Female bosses make banks more stable, report shows

Sarah Spickernell
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Across the world, most banks have no women on their boards (Source: Getty)
Including women on the boards of banks makes them more financially stable, according to a new report by the IMF.
Called Financial Inclusion: Can it meet multiple macroeconomic goals? It shows that the higher the proportion of senior positions occupied by women, the greater the institution's “distance to distress”. A larger distance means the bank is more protected against shocks to earnings.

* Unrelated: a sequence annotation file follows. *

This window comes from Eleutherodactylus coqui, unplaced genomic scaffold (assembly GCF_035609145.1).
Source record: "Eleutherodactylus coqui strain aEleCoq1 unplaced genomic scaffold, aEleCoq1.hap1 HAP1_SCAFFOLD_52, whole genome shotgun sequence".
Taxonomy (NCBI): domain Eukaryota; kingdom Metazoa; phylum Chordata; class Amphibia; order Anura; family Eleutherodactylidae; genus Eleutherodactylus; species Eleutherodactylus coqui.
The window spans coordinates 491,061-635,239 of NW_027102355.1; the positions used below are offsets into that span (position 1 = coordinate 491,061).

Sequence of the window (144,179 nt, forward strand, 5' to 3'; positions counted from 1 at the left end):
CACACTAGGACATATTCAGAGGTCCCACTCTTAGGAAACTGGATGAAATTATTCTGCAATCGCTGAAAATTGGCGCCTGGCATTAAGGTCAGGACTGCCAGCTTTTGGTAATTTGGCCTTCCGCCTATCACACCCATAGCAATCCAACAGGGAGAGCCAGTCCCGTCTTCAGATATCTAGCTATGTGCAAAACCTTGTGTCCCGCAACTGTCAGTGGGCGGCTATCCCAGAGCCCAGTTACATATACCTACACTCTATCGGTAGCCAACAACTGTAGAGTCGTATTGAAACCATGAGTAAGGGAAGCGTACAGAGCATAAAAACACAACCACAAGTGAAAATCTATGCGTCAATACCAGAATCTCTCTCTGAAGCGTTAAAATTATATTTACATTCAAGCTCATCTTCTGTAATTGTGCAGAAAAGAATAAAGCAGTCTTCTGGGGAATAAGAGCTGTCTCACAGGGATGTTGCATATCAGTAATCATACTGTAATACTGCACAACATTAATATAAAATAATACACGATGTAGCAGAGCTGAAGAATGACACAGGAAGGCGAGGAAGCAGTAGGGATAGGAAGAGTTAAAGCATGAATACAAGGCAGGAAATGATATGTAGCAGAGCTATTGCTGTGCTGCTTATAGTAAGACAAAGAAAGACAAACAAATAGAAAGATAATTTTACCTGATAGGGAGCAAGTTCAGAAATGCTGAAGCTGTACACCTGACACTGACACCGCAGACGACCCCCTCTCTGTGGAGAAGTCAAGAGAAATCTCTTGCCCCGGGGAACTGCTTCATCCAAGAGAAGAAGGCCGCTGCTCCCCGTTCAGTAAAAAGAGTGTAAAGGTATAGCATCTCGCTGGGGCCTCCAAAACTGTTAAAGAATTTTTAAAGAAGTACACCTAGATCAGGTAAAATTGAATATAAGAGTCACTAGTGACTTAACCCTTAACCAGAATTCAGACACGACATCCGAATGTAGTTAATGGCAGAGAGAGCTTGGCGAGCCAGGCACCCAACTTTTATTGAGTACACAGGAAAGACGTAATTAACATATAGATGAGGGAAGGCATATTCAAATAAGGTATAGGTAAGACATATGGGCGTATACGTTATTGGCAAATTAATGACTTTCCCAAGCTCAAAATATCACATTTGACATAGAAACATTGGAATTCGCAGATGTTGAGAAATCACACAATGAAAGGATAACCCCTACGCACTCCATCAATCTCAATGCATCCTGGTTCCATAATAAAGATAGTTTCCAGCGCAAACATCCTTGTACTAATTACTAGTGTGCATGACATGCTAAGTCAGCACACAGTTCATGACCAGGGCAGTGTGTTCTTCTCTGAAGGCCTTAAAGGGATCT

“In both banks and supervisory institution decision-making boards, the share of women is low,” the authors say, adding that this could have an impact on the “risk-taking behaviour of banks, on the quality of bank supervision, and ultimately on financial stability outcomes”.
There is a positive correlation between the share of women in supervisory boards in 2011 and the banking system’s average distance from distress, controlling for supervisory quality, various governance indicators, the level of financial access, GDP per capita, GDP growth and the level of nonperforming loans.

Few women at the top

Women may have a positive influence on financial stability, but the report says there is an “acute lack of women in financial governance.”
Across the world, the IMF found that less than 20 per cent of directors on boards of banks were women, and the vast majority of banks have no women on their boards at all.

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